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Healthcare workers lead the charge on consistent hand sanitizer usage

Jet Hand Sanitizer is a liquid, antimicrobial solution made of 80% topical alcohol, designed to kill 99.9% of germs found on hands that could potentially cause disease such as Covid-19.

Hospital-wide hand hygiene safe practices and policies have been under review for more than a decade but the acute impact of the coronavirus and COVID-19 admissions has raised awareness on compliance. Hand hygiene goals are becoming more common, and the pandemic has placed them front and center. Healthcare professionals acknowledge their colleagues are watching them wash their hands and calling them out for a do-over.

Hand hygiene is the most important intervention to reduce the risk of transmission of pathogens in health care. Assurance of effective hand hygiene improvement campaigns includes adequate data analytics for reporting compliance, according to a Hand Hygiene study reported in the American Journal of Infection Control in Dec. 2019. The aim of the study was to support the use of time series anomaly detection for the routine surveillance of hand hygiene compliance data. This method facilitates specific and accurate feedback, helping to improve this critical approach for improving patient safety. Fast forward by three months and hospitals were posting even more handwashing reminders and installing alcohol-based hand sanitizer stations whole country was receiving hand-washing instructions across media platforms

  • The CDC guides healthcare professionals as part of the continuing response to the pandemic, noting that hand hygiene is an important part of the U.S. response to the international emergence of COVID-19. Practicing hand hygiene, which includes the use of alcohol-based hand rub (ABHR) or handwashing, is a simple yet effective way to prevent the spread of pathogens and infections in healthcare settings. CDC recommendations reflect this important role.
  • Hand sanitizers that actually kill the germs must contain at least 60% alcohol. The higher the alcohol content, the more powerful the sanitizer. Another plus is the quick-drying aspect of high alcohol content sanitizers. The Centers for Disease Control and Prevention (CDC) recommendations reflect the importance of cleaning hands to prevent disease transmission.
  • The exact contribution of hand hygiene to the reduction of direct and indirect spread of coronaviruses between people is currently unknown. However, hand washing mechanically removes pathogens, and laboratory data demonstrate that ABHR formulations in the range of alcohol concentrations recommended by CDC, inactivate SARS-CoV-2. [1,2]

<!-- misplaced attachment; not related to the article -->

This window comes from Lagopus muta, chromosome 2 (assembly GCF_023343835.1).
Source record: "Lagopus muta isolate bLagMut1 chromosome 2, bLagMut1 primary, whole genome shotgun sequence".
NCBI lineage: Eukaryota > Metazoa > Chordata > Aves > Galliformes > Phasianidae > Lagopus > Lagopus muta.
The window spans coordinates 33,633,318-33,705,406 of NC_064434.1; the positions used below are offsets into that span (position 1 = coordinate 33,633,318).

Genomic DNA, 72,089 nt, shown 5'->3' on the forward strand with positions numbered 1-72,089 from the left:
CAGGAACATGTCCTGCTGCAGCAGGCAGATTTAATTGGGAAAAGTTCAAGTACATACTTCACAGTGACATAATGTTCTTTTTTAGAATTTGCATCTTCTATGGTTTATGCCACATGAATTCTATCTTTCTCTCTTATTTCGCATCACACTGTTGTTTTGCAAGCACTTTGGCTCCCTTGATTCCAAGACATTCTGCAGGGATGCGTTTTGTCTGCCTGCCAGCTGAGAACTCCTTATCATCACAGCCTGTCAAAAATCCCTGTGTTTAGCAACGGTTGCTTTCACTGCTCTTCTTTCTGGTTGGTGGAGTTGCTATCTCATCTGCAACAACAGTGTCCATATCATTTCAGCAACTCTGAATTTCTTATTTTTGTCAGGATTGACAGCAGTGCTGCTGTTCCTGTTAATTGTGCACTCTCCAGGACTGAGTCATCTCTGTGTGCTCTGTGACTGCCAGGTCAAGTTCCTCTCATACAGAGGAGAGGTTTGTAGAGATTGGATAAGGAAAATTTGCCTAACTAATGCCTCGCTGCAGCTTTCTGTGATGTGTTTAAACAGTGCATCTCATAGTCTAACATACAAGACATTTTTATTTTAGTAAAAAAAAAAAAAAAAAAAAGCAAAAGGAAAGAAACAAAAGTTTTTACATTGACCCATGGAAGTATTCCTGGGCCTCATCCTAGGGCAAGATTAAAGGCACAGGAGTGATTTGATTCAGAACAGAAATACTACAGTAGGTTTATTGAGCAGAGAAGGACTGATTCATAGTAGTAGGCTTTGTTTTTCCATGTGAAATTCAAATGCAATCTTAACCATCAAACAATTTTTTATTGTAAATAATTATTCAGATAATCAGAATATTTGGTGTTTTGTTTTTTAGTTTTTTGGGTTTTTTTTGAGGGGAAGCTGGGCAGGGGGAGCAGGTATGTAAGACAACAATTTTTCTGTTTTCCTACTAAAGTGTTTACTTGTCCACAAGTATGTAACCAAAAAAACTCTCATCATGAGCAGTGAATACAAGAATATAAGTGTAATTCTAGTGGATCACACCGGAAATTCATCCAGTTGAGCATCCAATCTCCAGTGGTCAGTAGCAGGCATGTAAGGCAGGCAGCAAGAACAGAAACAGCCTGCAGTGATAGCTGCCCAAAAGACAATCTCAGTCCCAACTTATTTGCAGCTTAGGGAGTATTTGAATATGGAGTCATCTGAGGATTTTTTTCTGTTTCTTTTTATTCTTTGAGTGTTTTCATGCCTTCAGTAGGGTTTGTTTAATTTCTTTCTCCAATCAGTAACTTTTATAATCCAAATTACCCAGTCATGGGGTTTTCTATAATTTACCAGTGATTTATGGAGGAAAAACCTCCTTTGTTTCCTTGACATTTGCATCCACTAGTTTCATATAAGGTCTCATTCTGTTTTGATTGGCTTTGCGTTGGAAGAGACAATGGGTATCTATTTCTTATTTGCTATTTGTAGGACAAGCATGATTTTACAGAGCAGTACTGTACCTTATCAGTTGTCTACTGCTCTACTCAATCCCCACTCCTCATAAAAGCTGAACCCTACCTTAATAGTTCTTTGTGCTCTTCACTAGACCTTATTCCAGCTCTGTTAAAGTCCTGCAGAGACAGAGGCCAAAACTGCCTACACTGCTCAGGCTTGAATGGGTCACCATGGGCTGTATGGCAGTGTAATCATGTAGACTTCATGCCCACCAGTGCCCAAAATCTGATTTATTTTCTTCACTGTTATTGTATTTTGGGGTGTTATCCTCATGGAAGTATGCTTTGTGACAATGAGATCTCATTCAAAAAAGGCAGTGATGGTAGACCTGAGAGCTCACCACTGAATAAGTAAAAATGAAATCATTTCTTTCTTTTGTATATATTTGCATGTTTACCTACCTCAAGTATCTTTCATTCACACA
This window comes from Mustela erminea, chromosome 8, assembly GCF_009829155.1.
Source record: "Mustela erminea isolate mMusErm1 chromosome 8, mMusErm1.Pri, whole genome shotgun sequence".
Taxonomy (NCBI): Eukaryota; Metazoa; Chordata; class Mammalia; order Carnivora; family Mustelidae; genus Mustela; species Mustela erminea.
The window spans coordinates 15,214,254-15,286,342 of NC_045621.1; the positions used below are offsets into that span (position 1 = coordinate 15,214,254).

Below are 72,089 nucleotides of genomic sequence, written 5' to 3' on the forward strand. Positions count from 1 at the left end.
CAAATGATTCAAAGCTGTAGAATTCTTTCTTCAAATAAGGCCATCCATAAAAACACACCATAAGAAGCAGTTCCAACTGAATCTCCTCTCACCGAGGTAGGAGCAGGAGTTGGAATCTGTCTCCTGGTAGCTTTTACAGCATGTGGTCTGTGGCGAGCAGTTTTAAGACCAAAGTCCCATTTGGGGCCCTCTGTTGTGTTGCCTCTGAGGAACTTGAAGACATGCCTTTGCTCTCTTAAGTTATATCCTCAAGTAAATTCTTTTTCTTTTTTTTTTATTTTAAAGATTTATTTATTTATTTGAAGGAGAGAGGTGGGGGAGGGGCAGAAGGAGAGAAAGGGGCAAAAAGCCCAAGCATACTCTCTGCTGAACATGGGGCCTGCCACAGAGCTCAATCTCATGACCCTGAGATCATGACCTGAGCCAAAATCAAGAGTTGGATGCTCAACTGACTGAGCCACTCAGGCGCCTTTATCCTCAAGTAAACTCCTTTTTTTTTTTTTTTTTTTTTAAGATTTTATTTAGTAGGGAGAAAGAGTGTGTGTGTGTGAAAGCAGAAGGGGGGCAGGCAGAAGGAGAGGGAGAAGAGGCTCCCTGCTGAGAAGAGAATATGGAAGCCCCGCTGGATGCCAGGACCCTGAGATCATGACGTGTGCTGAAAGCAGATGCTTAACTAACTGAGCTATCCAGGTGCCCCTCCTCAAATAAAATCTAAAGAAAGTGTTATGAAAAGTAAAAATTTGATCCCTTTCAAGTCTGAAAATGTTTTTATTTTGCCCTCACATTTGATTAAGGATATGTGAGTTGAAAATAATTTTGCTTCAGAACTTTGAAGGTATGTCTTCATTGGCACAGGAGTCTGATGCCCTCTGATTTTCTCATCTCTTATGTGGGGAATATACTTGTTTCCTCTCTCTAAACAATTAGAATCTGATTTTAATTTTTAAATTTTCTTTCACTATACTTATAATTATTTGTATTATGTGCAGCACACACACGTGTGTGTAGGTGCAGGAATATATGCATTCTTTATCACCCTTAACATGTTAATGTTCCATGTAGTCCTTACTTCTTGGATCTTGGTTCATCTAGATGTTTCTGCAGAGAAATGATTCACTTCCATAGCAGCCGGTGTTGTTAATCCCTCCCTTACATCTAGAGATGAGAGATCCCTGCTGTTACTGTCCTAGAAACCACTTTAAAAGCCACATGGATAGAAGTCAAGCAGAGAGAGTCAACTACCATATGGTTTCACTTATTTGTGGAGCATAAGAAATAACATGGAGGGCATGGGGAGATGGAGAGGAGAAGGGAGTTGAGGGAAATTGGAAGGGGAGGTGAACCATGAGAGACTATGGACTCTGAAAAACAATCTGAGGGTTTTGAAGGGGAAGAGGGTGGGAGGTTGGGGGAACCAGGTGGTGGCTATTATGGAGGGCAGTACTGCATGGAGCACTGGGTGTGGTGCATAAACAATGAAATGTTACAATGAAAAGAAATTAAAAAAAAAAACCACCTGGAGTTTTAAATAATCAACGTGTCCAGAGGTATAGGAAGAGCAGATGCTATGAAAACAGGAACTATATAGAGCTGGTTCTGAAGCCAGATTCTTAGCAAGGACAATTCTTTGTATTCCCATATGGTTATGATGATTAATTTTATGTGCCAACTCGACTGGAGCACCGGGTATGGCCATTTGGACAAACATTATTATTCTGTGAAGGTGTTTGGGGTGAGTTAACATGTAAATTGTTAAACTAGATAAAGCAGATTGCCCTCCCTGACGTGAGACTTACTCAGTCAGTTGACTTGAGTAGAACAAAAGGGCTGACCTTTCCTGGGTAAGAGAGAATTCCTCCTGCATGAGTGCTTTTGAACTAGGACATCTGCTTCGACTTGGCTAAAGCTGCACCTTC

• ABHR effectively reduces the number of pathogens that may be present on the hands of healthcare providers after brief interactions with patients or the care environment.

The CDC also notes that an alcohol-containing preparation designed for application to the hands for reducing the number of viable microorganisms on the hands. In the United States, such preparations usually contain 60%–95% ethanol or isopropanol. Other solutions are antimicrobial soap. Soap (i.e., detergent) containing an antiseptic agent and antiseptic agents.

Hand washing mechanically removes pathogens, and laboratory data demonstrate that ABHR formulations in the range of alcohol concentrations recommended by CDC, inactivate SARS-CoV-2. [1,2]

Hand hygiene protects everyone

CDC recommends using ABHR with greater than 60% ethanol or 70% isopropanol in healthcare settings. Unless hands are visibly soiled, an alcohol-based hand rub is preferred over soap and water in most clinical situations due to evidence of better compliance compared to soap and water. Hand rubs are generally less irritating to hands and are effective in the absence of a sink. Hand sanitizers with higher alcohol content dry faster and promote compliance.

When possible, hands should be washed with soap and water for at least 20 seconds when visibly soiled, before eating, and after using the restroom.

The Joint Commission Center for Transforming Healthcare started a patient safety project on hand hygiene in 2008, putting together teams in eight hospitals. Ultimately, the teams found that a targeted approach to hand hygiene improvement — focusing improvement efforts on specific issues of noncompliance — can be more effective than a “one-size-fits-all” strategy, as reported in Becker’s Clinical Leadership & Infection Control.

A study in the American Journal of Infection Control found a change as simple as installing bright red hand sanitizer dispensers can increase hand hygiene compliance in hospitals. In fact, healthcare worker-adjusted compliance increased by 6 percent once the red dispensers were installed at the hospital in Germany where the study took place.

Further, bright red hand sanitizer dispensers aren’t the only tool hospitals can use to improve hand hygiene; compliance rates at one hospital roughly doubled after flashing red lights were placed on hand sanitizer dispensers, according to a study published in the American Journal of Infection Control .

  1. Kratzel A, Todt D, V’kovski P, Steiner S, Gultrom M, Thao TTN, et al. Inactivation of severe acute respiratory syndrome coronavirus 2 by WHO-recommended hand rub formulations and alcohols. Emerg Infect Dis. 2020 Jul [date cited]. https://doi.org/10.3201/eid2607.200915external icon
  2. Siddharta A, Pfaender S, Vielle NJ, Dijkman R, et al. Virucidal activity of World Health Organization recommended formulations against enveloped viruses include Zika, Ebola, and emerging Coronaviruses. J Infect Dis. 2017